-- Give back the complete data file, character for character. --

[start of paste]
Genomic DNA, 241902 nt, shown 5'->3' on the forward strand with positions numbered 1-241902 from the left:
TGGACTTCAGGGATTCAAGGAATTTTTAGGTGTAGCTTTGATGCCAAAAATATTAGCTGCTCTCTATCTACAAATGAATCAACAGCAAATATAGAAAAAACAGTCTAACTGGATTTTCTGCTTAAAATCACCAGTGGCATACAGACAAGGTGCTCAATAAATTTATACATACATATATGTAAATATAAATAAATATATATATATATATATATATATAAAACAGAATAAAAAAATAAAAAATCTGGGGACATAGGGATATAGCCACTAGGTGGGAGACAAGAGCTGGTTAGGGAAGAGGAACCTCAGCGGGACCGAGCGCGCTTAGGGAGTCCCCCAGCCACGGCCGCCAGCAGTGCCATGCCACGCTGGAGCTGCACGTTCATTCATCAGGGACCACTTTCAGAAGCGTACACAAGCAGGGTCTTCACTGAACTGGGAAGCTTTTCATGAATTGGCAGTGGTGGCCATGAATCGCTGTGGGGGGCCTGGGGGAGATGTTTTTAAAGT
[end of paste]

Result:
Genomic DNA, 241902 nt, shown 5'->3' on the forward strand with positions numbered 1-241902 from the left:
TGGACTTCAGGGATTCAAGGAATTTTTAGGTGTAGCTTTGATGCCAAAAATATTAGCTGCTCTCTATCTACAAATGAATCAACAGCAAATATAGAAAAAACAGTCTAACTGGATTTTCTGCTTAAAATCACCAGTGGCATACAGACAAGGTGCTCAATAAATTTATACATACATATATGTAAATATAAATAAATATATATATATATATATATATATAAAACAGAATAAAAAAATAAAAAATCTGGGGACATAGGGATATAGCCACTAGGTGGGAGACAAGAGCTGGTTAGGGAAGAGGAACCTCAGCGGGACCGAGCGCGCTTAGGGAGTCCCCCAGCCACGGCCGCCAGCAGTGCCATGCCACGCTGGAGCTGCACGTTCATTCATCAGGGACCACTTTCAGAAGCGTACACAAGCAGGGTCTTCACTGAACTGGGAAGCTTTTCATGAATTGGCAGTGGTGGCCATGAATCGCTGTGGGGGGCCTGGGGGAGATGTTTTTAAAGT